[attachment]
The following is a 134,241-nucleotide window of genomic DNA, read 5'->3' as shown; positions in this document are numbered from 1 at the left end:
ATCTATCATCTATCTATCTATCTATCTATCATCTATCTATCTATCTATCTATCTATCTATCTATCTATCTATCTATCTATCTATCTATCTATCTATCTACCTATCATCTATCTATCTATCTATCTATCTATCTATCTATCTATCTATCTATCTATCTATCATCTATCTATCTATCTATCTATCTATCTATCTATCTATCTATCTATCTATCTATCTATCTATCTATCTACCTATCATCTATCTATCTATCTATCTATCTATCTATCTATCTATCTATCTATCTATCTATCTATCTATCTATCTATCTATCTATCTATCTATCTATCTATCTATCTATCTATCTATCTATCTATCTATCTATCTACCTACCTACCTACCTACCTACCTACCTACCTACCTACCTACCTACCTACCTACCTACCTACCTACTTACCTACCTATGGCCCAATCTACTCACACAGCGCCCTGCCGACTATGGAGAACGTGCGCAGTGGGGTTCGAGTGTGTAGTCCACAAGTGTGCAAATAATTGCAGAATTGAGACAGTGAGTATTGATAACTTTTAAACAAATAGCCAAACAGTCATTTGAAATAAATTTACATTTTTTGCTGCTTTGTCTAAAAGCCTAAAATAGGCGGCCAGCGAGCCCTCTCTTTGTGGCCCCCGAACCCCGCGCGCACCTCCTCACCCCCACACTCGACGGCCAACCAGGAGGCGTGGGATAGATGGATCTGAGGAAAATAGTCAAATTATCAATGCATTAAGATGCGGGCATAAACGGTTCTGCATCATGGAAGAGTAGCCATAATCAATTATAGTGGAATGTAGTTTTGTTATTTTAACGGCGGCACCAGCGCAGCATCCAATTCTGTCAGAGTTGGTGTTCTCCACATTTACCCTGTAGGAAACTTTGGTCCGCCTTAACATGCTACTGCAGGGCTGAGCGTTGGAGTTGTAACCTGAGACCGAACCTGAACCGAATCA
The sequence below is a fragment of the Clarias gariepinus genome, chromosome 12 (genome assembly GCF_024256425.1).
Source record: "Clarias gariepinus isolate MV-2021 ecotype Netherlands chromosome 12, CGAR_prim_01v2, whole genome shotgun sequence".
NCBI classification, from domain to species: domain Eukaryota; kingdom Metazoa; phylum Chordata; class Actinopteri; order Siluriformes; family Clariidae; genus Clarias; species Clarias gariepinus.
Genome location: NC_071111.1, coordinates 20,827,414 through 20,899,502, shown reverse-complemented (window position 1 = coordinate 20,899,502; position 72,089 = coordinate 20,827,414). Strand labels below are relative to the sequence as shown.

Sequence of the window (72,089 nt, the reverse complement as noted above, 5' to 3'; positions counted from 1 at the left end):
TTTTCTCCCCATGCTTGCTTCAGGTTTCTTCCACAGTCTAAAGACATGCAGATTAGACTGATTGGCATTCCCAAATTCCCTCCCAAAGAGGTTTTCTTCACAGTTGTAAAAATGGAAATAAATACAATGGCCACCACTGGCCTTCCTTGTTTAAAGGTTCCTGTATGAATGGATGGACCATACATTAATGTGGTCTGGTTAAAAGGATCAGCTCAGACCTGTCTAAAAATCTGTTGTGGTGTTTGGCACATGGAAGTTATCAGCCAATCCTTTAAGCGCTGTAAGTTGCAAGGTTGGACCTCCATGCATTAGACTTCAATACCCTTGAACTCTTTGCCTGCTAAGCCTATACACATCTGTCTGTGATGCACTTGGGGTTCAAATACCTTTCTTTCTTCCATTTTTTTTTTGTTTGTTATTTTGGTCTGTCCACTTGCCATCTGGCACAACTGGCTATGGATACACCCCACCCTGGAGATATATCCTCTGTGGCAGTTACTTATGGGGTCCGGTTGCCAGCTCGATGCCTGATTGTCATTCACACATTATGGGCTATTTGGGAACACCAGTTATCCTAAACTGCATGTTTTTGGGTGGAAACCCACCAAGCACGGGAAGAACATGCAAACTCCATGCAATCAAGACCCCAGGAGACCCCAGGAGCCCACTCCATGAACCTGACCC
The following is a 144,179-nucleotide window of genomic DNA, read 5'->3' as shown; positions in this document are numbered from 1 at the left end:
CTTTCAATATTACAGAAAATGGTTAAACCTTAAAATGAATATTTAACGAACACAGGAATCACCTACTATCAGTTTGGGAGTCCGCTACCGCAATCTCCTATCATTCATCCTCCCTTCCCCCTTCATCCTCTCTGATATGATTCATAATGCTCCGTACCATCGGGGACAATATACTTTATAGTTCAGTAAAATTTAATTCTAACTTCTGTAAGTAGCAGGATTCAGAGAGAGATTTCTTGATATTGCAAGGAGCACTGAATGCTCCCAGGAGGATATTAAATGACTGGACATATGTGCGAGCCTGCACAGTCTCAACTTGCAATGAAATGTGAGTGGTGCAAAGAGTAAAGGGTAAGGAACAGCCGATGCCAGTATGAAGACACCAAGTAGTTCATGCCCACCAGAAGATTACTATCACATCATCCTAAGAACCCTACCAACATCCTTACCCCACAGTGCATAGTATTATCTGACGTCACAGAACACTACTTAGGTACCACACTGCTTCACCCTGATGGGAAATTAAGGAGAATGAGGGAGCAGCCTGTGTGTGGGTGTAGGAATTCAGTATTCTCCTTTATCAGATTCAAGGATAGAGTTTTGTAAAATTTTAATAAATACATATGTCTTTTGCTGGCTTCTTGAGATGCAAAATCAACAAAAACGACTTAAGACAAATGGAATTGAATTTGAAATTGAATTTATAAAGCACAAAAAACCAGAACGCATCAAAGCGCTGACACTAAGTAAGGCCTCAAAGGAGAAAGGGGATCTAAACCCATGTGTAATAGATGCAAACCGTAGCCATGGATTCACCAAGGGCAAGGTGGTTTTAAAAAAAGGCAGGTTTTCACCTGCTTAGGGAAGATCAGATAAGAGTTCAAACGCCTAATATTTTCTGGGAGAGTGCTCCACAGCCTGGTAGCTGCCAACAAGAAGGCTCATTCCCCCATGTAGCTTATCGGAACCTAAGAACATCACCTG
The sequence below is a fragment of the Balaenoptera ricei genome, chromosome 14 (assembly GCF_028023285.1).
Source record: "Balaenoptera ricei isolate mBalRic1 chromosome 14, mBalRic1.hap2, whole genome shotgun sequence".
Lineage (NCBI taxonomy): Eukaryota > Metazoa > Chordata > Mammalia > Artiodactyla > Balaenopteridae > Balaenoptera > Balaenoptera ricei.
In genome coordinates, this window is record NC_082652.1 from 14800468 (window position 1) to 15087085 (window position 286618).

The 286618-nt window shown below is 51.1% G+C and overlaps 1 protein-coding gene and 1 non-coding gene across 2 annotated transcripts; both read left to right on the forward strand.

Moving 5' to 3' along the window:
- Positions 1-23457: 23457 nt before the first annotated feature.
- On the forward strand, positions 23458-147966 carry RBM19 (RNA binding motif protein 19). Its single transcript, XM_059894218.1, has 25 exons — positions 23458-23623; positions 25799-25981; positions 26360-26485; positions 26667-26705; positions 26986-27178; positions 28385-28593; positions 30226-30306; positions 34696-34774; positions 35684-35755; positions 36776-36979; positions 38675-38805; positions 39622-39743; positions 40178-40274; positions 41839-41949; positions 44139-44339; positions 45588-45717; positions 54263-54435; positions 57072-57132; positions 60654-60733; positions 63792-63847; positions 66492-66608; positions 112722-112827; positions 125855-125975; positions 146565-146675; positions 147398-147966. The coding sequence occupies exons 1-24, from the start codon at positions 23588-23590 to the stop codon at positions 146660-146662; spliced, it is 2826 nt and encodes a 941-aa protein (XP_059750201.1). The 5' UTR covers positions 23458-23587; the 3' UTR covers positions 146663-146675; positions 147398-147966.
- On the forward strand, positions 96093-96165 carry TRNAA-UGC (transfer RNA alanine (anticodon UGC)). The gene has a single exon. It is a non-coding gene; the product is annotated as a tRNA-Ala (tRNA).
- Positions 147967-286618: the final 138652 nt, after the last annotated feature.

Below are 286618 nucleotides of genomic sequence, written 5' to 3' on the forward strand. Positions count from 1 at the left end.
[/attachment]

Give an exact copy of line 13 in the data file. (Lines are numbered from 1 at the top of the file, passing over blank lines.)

Lineage (NCBI taxonomy): Eukaryota > Metazoa > Chordata > Mammalia > Artiodactyla > Balaenopteridae > Balaenoptera > Balaenoptera ricei.